Q: If a HDTV is limited to automatically displaying 720p what will be the picture results if the signal come at 1080 off air or cable?
A: Curt, when an image of one size is displayed on a screen with a different native resolution (number of pixels), then the image has to be scaled. If the image is smaller — a 720p image on a 1080p set — then the expanded parts of the picture have to be “invented”. The computer that is the HDTV’s controlling circuitry actually identifies features such as lines and objects in the image, and does its best to guess what dots to add to the expanded image in order to make it look good. It’s a tricky thing, and if done badly, the image quality can suffer. (This is what the “upconverting” DVD players do.)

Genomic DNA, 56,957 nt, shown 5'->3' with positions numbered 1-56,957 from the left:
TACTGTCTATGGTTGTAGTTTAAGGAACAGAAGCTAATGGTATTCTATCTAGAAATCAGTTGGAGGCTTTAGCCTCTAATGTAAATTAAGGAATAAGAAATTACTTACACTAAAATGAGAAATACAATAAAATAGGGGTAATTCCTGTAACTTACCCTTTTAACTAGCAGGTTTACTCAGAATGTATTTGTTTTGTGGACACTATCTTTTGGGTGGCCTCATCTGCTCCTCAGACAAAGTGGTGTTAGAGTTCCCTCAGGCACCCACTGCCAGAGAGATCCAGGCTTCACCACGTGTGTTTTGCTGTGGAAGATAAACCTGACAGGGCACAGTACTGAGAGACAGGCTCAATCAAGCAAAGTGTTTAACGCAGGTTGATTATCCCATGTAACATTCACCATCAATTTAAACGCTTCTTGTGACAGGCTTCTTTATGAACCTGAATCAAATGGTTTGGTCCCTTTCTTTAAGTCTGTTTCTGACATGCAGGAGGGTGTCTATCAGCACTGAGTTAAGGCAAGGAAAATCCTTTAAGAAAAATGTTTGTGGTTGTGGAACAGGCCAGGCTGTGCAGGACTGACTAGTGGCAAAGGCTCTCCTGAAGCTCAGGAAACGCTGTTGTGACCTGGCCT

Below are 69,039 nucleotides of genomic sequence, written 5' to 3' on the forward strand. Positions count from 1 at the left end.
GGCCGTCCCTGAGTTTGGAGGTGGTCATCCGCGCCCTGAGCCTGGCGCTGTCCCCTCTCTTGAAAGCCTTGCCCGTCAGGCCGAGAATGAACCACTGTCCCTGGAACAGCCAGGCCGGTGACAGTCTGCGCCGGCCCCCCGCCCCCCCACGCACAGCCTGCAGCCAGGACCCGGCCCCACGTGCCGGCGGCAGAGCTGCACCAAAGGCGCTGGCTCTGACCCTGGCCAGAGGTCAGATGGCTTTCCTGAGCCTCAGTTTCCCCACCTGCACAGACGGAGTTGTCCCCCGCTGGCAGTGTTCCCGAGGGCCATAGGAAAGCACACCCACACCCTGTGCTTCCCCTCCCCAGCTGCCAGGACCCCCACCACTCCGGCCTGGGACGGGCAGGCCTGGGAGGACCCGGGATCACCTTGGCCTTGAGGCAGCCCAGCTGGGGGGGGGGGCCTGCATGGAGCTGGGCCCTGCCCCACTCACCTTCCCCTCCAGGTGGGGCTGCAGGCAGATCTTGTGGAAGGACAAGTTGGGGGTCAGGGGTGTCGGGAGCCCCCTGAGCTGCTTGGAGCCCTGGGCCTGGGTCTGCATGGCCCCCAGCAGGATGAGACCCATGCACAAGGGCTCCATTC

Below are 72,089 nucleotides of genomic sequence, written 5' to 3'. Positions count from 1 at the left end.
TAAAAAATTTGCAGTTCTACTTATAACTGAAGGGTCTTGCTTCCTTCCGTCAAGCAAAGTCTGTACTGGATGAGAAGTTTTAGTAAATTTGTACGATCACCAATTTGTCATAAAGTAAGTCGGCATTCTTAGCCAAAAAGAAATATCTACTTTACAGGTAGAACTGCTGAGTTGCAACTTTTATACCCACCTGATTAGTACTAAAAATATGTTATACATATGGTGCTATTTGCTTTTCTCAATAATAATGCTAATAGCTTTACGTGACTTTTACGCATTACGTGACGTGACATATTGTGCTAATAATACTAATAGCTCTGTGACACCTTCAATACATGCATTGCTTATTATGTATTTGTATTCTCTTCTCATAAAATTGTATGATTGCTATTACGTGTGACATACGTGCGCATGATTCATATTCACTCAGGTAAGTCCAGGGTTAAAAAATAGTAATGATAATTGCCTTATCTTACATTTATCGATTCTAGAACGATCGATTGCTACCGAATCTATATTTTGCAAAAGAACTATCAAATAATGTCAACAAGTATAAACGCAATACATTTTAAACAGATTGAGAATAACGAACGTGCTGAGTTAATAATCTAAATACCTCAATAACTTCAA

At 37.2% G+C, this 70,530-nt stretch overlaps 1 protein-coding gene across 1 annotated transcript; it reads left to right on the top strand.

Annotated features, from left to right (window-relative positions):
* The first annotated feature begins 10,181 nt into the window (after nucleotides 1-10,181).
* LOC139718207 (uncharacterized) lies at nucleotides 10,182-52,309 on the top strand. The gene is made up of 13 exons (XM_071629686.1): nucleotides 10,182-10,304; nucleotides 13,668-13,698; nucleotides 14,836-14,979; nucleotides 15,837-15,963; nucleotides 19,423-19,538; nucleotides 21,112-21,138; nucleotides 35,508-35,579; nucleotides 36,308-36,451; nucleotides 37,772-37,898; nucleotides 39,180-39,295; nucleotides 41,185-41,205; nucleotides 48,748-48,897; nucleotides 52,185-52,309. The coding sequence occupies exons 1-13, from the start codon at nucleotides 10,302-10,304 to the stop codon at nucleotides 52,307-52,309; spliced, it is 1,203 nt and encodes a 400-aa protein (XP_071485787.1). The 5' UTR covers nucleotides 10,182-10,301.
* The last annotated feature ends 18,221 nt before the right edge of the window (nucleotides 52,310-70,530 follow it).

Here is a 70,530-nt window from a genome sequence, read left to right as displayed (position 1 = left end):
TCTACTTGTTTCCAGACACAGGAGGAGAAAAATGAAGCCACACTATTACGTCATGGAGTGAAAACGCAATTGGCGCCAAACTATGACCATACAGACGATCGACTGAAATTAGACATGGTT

If the image is larger than the screen — a 1080p image on a 720p set, as in your question — then the controller has to decide which part of the image to throw away in order to get it to fit on the screen. Again, it needs to preserve lines and the edges of objects, so this too is a complex process. And done badly, it’s even more likely to result in visible flaws in the image.
While many people may not be able to see the difference between a 1080p image and one scaled down to 720p, my personal preference is to not throw away any information for an image. That’s why — everything else being equal — I prefer 1080p as the native resolution for an HDTV. Whether you get a 720p or 1080p set, however, it’s very important to get one that scales well.